Visual C++ can emit C4265 warning when a class has at least one virtual member function and no virtual destructor.

Obviously the warning is there to detect cases when a derived class object is deleted through a pointer to base class and there's no virtual destructor in the base class. Such situation yields undefined behavior. Btw I've just found an example of this situation in a rather huge codebase precisely by enabling C4265 in Visual C++.

And this warning is off by default.

Why? What would happen if I enabled it and added a virtual destructor to each class where the warning is emitted?


In the link for the documentation for that warning it explains Microsoft's reasoning. If a warning is off by default, most users would not want to see it.


My guess is that sometimes you don't need a virtual destructor, even if you do have virtual functions (and therefore think about inheriting from it).

You need a virtual destructor if you allocate memory in a derived class and need to free it on object destruction, but that's not always the case.

A virtual destructor also means you should implement a copy constructor and an assignment operator (the rule of three) which are also not needed if your class members are just POD types.

So to summarize: you would get this warning even for classes where you don't need the virtual destructor, so why have it?

  • 2
    I don't think the rule of three goes that way. An empty virtual destructor is enough for polymorphic delete. Is the very same destructor you already got (provided by the compiler), just virtual. – K-ballo Nov 8 '11 at 14:53

I think a lot of warning can be among those who use the pattern Mixin classes.

WikiPedia: In object-oriented programming languages, a mixin is a class that provides a certain functionality to be inherited or just reused by a subclass, while not meant for instantiation (the generation of objects of that class). Mixins are synonymous with abstract base classes. Inheriting from a mixin is not a form of specialization but is rather a means of collecting functionality. A class or object may "inherit" most or all of its functionality from one or more mixins, therefore mixins can be thought of as a mechanism of multiple inheritance.


Mixed class

template <typename T> struct AddNoEq {
  virtual bool operator==(const T &cmp) const = 0;
  bool operator!=(const T &cmp) const {
    return !static_cast<const T*>(this)->operator== (cmp);


struct Complex : public AddNoEq<Complex> {
  Complex(int re, int im): re_(re), im_(im) { }

  virtual bool operator==(const Complex& cmp) const {
      return cmp.re_ == this->re_ && cmp.im_ == this->im_;
  // ...
  int re_, im_;

int main()
  Complex a(1, 2), b(2, 3);

    if (a != b)
      std::cout << "OK!" << std::endl;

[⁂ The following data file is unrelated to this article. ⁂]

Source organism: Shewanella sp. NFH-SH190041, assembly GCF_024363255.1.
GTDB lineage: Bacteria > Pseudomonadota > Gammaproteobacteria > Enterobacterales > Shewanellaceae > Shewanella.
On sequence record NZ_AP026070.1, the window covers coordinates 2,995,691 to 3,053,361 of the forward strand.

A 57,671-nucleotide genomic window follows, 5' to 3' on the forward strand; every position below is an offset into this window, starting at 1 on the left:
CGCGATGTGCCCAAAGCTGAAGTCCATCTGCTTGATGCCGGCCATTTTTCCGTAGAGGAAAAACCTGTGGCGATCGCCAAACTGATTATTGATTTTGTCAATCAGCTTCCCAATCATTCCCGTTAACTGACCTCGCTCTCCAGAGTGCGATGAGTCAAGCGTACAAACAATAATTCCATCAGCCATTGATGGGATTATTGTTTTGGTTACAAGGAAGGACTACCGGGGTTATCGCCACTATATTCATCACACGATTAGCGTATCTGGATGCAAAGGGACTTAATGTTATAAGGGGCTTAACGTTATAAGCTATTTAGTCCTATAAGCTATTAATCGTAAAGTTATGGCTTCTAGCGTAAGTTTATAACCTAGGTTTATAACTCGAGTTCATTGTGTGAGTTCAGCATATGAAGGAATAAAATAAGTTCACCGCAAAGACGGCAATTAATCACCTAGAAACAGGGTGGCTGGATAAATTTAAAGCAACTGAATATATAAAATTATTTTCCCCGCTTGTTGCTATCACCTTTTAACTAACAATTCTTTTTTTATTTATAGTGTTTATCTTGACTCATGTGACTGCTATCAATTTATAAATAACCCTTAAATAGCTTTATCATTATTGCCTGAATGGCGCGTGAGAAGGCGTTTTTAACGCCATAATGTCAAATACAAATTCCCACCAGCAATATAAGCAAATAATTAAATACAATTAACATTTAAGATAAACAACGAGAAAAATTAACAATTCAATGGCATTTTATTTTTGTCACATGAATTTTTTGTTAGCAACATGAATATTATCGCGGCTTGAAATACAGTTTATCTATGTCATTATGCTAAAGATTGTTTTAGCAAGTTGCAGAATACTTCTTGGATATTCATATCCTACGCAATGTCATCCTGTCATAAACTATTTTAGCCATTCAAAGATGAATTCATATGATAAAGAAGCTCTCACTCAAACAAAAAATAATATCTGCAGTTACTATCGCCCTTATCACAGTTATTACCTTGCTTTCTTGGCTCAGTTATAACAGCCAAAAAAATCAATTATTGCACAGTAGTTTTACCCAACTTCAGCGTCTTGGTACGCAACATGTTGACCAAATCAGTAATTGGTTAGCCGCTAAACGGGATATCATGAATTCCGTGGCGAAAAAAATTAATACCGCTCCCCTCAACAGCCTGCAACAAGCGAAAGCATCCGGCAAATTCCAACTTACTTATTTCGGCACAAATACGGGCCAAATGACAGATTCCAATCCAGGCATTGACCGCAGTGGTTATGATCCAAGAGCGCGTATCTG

return 0;

Microsoft sometimes makes warning about "deprecated functions" that are not marked as such by the specification committee, or about certain "good or bad practice".

Having a non virtual destructor in an object that has virtual methods is a potential risk if that object is designed to leave in a polymorphic OOP environment (where delete pObject must properly also delete pDerived, even if viewed with pObject). But this is just one of the paradigm C++ support... hence such a warning may be meaningless:

Also p->dosomething() doesn't call Derived::dosomething if dosomething isn't virtual, but no warning is generated for that.

To me delete p, pretending P::~P() to result in invoking D::~D() is not a special case, and should not deserve a warning.

But -unfortunately- OOP was the first paradigm C++ was initially supporting and the paradigm the most of programmers and circulating books and teachers refer to, so they deployed the best practice "don't derive if the destructor isn't virtual", unfortunately reported also by Scot Meyers in his "Effective C++", thus making it "popular" and continuously referred also if there is no technical reason for it to continue to exist.

Today is a non sense like the most of "don't do this, don't do that" (include the famous "goto considered harmful" by Dijkstra, that made a lot of new emphasis on structured programming but also many ridiculous ways to spin around just to avoid it. Ha ... Miscrosoft din't have a warning for the use of goto yet ... May be Meyers is more influent than Djikstra was ??)

The only good practice is "don't do ANYTHING if you don't know what you're doing!". Nothing prohibits to accept suggestion, but a "best practoce" is not an "always good practice" (otherwise it will not "best": will just be "only") and a compiler (as a formal tool) should not warn about subjective feelings.

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